The presence of multiple nanoparticles and their varying thermophoretic mobility generated a distinct solute concentration. When solutes with increased concentrations influenced those with lower concentrations through , the outcomes resulted in an interaction known as the diffusiophoretic force. This systematic investigation highlighted the potential for CRONT to be included to conduct biomolecular identification.

CRISPR-powered optothermal nanotweezers
CRONT system for nucleotide detection and identification. a) A single DNA@AuNS is captured by the CRONT at the laser heating region. The heating laser is turned off at 28.8 s, and cleavage is observed afterward. b) Trapping stiffness measurements at varying laser powers in x/y direction, with the dashed line denoting the maximum stiffness at 0.5 mW. c) Position distribution of the trapped single DNA@AuNS at 0.5 mW. d) Light intensity variation of a trapped DNA@AuNS during the laser activation. The target ssDNA is from part of the Monkeypox (MP) virus sequence. Frames were recorded using dark-field microscopy, and the scale bar is 2 μm. e) Cleavage probability of the DNA@AuNS at different target ssDNA (MP) concentrations. f) Cleavage probability at different crRNA and target ssDNA combination groups (A-E) for specificity test, the target ssDNA concentrations is 250 fM. g) Cleavage probability of the DNA@AuNS at different target dsDNA (MP) concentrations. The optical power set as 0.5 mW in (a), (c–g). h) Cleavage probability of the DNA@AuNS under dsDNA at a lower optical power of 0.16 mW, the inset indicates the temperature distribution. Each capturing event was conducted for 2 min, and each data point comprised 10–17 capturing events over a 40-min period. Each concentration was tested three times. The PEG mass fraction is 10%. The concentration of AuNS and Cas12a is 0.5 μM and 0.125 nM respectively. Credit: Light: Science & Applications, doi: 10.1038/s41377-023-01326-9

Optothermally combining proteins and DNAs

To enable CRISPR-powered optothermal nanotweezers, Chen and colleagues studied the aggregation behaviors of proteins and DNAs by using fluorescence labeling where the length of the rigid stem generated a polyethylene glycol concentration gradient. While a higher laser power did not continuously increase the accumulation rate due to an enlarged thermo-osmotic flow, the accumulation of single-stranded DNA was higher than double-stranded DNA. While protein accumulations are rarely studied in biophysics, the fluorescence-labeled Cas12a proteins showed a tendency to form slight ring-like accumulations, where increasing the laser power increased their accumulation rate.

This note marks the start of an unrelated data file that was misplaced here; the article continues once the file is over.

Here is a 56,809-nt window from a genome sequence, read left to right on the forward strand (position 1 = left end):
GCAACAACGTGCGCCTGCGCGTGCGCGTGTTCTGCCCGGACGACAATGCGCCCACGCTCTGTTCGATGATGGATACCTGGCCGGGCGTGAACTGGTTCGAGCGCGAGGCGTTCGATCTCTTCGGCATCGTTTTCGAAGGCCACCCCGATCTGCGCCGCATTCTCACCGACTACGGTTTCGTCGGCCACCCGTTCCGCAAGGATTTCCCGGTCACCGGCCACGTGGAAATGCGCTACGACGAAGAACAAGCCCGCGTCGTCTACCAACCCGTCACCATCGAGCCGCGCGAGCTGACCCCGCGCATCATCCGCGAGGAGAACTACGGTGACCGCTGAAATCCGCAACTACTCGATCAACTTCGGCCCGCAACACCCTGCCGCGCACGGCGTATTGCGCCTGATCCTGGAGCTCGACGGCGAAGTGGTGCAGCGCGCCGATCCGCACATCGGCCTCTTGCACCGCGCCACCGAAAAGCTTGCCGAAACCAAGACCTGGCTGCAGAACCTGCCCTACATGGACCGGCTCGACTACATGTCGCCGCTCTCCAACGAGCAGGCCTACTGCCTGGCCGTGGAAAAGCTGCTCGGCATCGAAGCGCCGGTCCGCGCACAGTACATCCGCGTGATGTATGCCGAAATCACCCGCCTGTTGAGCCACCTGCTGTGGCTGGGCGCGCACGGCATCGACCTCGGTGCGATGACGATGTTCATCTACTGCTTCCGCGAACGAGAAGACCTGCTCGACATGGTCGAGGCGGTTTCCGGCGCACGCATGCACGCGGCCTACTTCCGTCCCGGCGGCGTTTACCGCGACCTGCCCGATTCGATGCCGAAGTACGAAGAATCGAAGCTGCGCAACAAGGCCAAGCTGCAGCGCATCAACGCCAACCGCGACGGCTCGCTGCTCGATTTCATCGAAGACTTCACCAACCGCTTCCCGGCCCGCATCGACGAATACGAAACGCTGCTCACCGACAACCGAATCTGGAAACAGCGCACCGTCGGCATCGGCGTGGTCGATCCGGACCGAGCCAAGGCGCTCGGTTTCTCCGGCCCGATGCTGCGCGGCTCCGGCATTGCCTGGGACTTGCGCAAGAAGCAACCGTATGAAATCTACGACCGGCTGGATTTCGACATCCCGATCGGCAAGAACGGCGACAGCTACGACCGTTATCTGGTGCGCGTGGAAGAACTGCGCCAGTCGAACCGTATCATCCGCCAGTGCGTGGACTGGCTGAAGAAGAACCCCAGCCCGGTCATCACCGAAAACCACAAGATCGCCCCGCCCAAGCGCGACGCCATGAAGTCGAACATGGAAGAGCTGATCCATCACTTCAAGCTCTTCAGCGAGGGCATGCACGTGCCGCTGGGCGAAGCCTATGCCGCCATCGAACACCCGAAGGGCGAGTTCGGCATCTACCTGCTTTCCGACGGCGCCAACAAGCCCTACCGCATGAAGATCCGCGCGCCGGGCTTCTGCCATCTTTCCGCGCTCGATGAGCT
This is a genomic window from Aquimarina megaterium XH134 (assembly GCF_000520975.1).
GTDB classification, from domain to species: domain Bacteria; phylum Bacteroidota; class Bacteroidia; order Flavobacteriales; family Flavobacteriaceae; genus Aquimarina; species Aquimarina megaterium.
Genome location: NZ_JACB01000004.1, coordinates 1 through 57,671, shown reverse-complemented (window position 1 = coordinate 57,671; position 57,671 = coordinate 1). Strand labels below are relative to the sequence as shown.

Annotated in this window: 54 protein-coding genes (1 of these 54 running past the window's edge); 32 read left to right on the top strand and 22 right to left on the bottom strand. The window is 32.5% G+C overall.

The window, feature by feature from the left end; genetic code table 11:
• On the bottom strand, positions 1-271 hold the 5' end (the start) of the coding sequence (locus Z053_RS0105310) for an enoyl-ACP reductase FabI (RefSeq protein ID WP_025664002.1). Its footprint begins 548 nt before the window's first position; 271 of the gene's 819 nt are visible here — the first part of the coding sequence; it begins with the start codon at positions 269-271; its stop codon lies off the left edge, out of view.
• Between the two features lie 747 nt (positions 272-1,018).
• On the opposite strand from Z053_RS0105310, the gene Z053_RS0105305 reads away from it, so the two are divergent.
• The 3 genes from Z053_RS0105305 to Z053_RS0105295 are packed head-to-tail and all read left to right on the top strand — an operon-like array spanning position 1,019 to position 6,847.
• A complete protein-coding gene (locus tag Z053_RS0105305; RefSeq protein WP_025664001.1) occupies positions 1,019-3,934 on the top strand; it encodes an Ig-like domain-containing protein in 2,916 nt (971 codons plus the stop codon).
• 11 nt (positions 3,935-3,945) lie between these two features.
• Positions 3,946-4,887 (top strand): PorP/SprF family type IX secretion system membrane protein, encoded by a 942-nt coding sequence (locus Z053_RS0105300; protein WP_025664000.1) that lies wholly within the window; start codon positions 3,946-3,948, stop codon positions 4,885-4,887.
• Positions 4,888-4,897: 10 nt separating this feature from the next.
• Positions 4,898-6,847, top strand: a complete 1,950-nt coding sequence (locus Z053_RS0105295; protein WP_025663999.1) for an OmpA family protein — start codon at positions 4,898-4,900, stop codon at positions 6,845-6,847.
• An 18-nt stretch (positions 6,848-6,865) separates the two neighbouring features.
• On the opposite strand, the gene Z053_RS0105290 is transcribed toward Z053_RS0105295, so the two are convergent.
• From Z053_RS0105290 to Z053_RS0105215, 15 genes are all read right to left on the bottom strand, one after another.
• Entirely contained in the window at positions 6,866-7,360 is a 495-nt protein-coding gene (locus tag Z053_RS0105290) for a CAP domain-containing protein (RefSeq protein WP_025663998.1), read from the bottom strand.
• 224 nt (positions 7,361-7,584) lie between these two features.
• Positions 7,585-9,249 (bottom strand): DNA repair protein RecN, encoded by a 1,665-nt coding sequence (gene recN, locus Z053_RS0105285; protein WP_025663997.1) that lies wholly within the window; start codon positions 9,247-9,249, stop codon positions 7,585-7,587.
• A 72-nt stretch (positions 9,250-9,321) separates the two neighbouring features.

The team additionally performed experiments on commonly incorporated proteins such as bovine serum albumin with FITC labeling. In the presence of an optothermal field, this protein distribution remained random and unaffected by the presence of polyethylene glycol molecules.

CRISPR-powered optothermal nanotweezers (CRONT) to identify nucleotides

Chen and team noted how the optothermal field associated with the CRISPR-powered optothermal nanotweezers (CRONT), provided a suitable temperature for CRISPR-based biodetection, with the capacity to enrich bionanoparticles to detect DNA at ultralow concentrations, instead of Brownian motion alone that is governed through the detection of diffusion.

The scientists included the CRISPR-12a scheme to examine single-stranded ambient DNA. The CRONT system successfully identified DNAs at the single molecule level for single nucleotide polymorphisms with high sensitivity and specificity.


In this way, Jiajie Chen and colleagues incorporated diffusiophoresis and thermo-osmotic flows in the boundary layer of an optothermal responsive film to show a new method to regulate CRISPR-powered optothermal nanotweezers at the nanoscale.

This method allowed the immediate implementation of CRISPR-based biosensing with an ultralow detection volume.

Optical tweezers are endowed with DNA identification through CRISPR-based biosensing systems as an avenue for biomolecule enrichment to cleave the CRISPR complex. Such CRISPR-powered optothermal nanotweezers or CRONT systems hold immense promise to advance the understanding of complex biological processes as a versatile detection probe across biomedical research, drug discovery, and disease diagnostics.

More information: Jiajie Chen et al, CRISPR-powered optothermal nanotweezers: Diverse bio-nanoparticle manipulation and single nucleotide identification, Light: Science & Applications (2023). DOI: 10.1038/s41377-023-01326-9

Journal information: Light: Science & Applications

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Citation: CRISPR-powered optothermal nanotweezers (2023, November 27) retrieved 23 February 2024 from